For the first time in months, John Powell was happy to fill up his car with gasoline Friday.
The Moore resident paid $2.97 a gallon to fill up his Toyota Solara.
“I drive a lot. It helps me when the price goes down this much,” said Powell, who lives in Moore and works in Edmond. “It probably saves me on average $10 or $15 a week.”
David Jasinski, also of Moore, expressed a similar sentiment.
“It's been a long time since the price was this low,” he said. “This will save us some cash.”
The statewide average price for a gallon of regular unleaded gasoline slipped to $3.22 Friday, down more than 11 cents over the past week, according to GasBuddy.com. All 15 of the lowest-priced stations in the Oklahoma City area were below $3 a gallon, with many of the lowest prices in the southwest part of the metro.
The average price is down more than 30 cents over the past month and more than 70 cents from May.
Nationwide, the price averaged $3.44 Friday, down seven cents over the past week.
“Both factors that were pushing the price up have disappeared,” AAA Oklahoma spokesman Chuck Mai said. “We were concerned about hurricanes in the Gulf (of Mexico) and unrest in the Middle East. It looks like at least for now that the Syria situation has softened a bit. The resulting anxiety over what might or might not happen has come down.”
Crude oil falls $7 a barrel
As a result, the price of crude oil has slipped more than $7 a barrel over the past week, pulling the price of gasoline down with it.
Gasoline prices also are down in part because refineries are switching to less expensive winter gasoline blends, GasBuddy.com analyst Gregg Laskoski said.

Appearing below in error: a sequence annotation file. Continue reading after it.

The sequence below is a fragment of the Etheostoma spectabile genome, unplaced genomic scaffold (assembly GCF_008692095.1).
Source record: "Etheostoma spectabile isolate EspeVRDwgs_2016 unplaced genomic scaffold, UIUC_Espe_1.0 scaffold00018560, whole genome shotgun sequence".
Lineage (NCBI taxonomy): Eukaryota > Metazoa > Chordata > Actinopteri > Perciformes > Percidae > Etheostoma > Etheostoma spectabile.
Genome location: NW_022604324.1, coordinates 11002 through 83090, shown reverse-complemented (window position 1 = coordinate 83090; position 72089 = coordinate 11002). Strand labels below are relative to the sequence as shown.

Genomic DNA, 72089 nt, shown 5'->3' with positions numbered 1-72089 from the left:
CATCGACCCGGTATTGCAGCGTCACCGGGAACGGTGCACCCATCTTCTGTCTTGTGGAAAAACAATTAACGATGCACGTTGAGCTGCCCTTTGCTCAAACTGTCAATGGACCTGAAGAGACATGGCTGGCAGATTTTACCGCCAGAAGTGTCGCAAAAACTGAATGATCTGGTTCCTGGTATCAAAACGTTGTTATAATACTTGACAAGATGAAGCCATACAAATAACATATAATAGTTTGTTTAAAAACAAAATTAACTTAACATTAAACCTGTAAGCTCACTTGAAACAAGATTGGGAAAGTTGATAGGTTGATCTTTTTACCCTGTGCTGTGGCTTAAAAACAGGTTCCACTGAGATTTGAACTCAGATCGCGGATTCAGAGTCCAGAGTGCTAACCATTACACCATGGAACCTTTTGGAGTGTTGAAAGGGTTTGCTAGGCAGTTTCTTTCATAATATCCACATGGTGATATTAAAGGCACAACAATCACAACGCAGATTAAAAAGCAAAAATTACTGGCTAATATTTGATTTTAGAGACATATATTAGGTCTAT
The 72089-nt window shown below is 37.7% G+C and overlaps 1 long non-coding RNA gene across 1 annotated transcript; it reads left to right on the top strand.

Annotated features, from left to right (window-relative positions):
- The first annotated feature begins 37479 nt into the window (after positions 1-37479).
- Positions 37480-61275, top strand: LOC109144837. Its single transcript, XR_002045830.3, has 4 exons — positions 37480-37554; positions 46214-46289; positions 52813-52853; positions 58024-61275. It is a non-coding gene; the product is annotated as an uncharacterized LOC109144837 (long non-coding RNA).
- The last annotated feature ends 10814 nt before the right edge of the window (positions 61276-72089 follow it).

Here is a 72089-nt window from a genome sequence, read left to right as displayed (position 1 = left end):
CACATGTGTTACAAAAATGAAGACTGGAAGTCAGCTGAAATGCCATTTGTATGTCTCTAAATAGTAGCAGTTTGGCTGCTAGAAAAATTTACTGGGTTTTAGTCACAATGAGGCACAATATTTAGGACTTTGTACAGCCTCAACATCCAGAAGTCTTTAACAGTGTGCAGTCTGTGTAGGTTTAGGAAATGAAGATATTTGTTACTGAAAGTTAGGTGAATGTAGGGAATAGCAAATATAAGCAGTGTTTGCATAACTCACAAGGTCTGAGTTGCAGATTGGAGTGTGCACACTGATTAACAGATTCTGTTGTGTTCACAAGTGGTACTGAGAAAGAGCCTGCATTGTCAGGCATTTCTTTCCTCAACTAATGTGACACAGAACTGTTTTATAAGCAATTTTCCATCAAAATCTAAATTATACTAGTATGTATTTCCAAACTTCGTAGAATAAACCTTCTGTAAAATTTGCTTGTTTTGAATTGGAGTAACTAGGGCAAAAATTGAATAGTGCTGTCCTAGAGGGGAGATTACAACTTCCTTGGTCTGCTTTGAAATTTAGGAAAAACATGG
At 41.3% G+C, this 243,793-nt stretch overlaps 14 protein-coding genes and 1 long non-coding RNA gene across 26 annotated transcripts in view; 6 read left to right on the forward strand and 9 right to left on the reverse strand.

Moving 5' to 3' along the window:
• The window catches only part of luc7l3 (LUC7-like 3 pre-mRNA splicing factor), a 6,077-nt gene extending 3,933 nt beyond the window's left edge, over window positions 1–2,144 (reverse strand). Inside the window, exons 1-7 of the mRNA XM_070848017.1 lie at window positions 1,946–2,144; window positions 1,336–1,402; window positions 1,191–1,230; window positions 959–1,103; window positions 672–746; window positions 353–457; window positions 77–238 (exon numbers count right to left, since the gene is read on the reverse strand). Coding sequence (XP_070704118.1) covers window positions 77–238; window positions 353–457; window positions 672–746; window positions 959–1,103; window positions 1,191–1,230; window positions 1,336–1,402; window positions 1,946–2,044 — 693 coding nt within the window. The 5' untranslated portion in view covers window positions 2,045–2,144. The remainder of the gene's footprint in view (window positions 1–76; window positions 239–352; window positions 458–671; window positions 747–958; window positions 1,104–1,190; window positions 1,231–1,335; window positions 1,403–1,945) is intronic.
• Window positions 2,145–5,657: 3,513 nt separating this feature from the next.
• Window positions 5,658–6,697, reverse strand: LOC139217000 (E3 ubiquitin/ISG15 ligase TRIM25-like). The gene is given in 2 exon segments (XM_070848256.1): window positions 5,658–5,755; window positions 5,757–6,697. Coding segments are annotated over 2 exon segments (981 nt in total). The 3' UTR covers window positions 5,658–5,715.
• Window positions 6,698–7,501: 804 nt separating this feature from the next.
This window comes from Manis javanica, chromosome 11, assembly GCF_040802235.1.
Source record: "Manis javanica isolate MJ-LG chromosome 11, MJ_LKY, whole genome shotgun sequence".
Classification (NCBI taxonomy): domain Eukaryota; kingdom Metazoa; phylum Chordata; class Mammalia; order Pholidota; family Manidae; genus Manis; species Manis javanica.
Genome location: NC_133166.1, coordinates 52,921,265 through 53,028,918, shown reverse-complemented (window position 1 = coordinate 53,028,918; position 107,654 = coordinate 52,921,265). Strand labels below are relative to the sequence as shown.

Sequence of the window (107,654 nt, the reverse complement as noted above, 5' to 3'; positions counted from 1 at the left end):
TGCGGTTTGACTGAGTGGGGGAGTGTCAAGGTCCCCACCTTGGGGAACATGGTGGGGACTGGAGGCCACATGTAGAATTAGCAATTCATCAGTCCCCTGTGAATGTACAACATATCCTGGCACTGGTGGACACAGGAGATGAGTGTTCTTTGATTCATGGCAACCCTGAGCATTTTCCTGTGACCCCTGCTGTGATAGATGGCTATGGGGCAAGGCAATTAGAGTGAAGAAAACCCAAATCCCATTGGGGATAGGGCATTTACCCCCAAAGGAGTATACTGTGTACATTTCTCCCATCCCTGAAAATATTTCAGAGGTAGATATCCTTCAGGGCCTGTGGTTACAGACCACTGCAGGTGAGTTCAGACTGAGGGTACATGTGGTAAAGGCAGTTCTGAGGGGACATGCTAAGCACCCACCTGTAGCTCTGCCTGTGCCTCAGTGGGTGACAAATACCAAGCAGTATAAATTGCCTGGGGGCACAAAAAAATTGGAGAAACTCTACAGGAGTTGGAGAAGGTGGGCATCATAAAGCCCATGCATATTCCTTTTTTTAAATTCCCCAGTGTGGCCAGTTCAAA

Laskoski said prices are likely to continue downward through the end of the year.
“We have a very healthy supply due to significant increases in domestic production and because of more availability of Canadian crude,” he said.
Laskoski warned, however, that the situation could change quickly.
“The two things we still have to watch for are the ongoing hurricane season and the situation in the Middle East, specifically with Syria,” he said. “If for any reason the president decides to launch a military action, we shouldn't be surprised if we see crude oil prices spike again. When crude prices spike, generally retail gasoline prices follow.”
Hurricane season is generally considered to last until Nov. 30.
“Thankfully, that's been very quiet this year. Nothing is on the horizon,” Laskoski said. “Hopefully it continues that way.”
Local economy may profit
The lower gasoline price could provide a boost to the local economy, Mai said.
“Not only are people inclined to vacation or (go on) weekend getaway trips, but they're also more likely to go out to eat and drive to the mall,” Mai said. “The trickle-down effect could be substantial. It provides a real shot in the arm to all levels of the economy.”
For most segments, anyway.
“I don't suppose the oil producers are very keen on seeing oil prices going down, but for us behind the wheel, it is good news,” Mai said.